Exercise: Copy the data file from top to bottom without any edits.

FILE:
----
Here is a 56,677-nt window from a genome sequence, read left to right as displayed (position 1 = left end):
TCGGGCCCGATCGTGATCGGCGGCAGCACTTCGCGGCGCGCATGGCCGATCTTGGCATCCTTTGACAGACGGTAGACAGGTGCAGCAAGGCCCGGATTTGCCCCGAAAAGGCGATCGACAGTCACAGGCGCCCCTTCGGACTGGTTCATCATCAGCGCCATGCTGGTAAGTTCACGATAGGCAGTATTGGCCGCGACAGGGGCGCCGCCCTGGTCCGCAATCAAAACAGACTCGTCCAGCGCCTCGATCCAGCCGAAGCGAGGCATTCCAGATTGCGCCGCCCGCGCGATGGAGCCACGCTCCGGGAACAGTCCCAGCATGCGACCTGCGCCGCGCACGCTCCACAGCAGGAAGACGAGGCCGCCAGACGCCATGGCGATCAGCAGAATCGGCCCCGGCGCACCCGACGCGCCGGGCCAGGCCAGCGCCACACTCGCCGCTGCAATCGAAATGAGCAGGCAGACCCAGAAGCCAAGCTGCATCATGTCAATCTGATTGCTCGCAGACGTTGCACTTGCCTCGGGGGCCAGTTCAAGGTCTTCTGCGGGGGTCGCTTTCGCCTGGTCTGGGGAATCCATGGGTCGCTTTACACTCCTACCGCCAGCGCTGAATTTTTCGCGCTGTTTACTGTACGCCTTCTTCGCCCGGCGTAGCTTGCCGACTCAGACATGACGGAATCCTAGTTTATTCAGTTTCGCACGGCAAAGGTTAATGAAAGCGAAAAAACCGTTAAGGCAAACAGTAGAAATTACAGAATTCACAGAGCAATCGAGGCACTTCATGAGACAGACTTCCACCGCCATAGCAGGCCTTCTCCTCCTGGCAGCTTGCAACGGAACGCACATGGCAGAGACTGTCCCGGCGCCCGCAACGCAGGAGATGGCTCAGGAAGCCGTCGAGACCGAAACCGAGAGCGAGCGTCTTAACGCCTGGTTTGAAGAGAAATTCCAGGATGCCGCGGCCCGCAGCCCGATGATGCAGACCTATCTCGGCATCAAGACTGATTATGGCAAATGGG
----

Here is a 56,677-nt window from a genome sequence, read left to right as displayed (position 1 = left end):
TCGGGCCCGATCGTGATCGGCGGCAGCACTTCGCGGCGCGCATGGCCGATCTTGGCATCCTTTGACAGACGGTAGACAGGTGCAGCAAGGCCCGGATTTGCCCCGAAAAGGCGATCGACAGTCACAGGCGCCCCTTCGGACTGGTTCATCATCAGCGCCATGCTGGTAAGTTCACGATAGGCAGTATTGGCCGCGACAGGGGCGCCGCCCTGGTCCGCAATCAAAACAGACTCGTCCAGCGCCTCGATCCAGCCGAAGCGAGGCATTCCAGATTGCGCCGCCCGCGCGATGGAGCCACGCTCCGGGAACAGTCCCAGCATGCGACCTGCGCCGCGCACGCTCCACAGCAGGAAGACGAGGCCGCCAGACGCCATGGCGATCAGCAGAATCGGCCCCGGCGCACCCGACGCGCCGGGCCAGGCCAGCGCCACACTCGCCGCTGCAATCGAAATGAGCAGGCAGACCCAGAAGCCAAGCTGCATCATGTCAATCTGATTGCTCGCAGACGTTGCACTTGCCTCGGGGGCCAGTTCAAGGTCTTCTGCGGGGGTCGCTTTCGCCTGGTCTGGGGAATCCATGGGTCGCTTTACACTCCTACCGCCAGCGCTGAATTTTTCGCGCTGTTTACTGTACGCCTTCTTCGCCCGGCGTAGCTTGCCGACTCAGACATGACGGAATCCTAGTTTATTCAGTTTCGCACGGCAAAGGTTAATGAAAGCGAAAAAACCGTTAAGGCAAACAGTAGAAATTACAGAATTCACAGAGCAATCGAGGCACTTCATGAGACAGACTTCCACCGCCATAGCAGGCCTTCTCCTCCTGGCAGCTTGCAACGGAACGCACATGGCAGAGACTGTCCCGGCGCCCGCAACGCAGGAGATGGCTCAGGAAGCCGTCGAGACCGAAACCGAGAGCGAGCGTCTTAACGCCTGGTTTGAAGAGAAATTCCAGGATGCCGCGGCCCGCAGCCCGATGATGCAGACCTATCTCGGCATCAAGACTGATTATGGCAAATGGG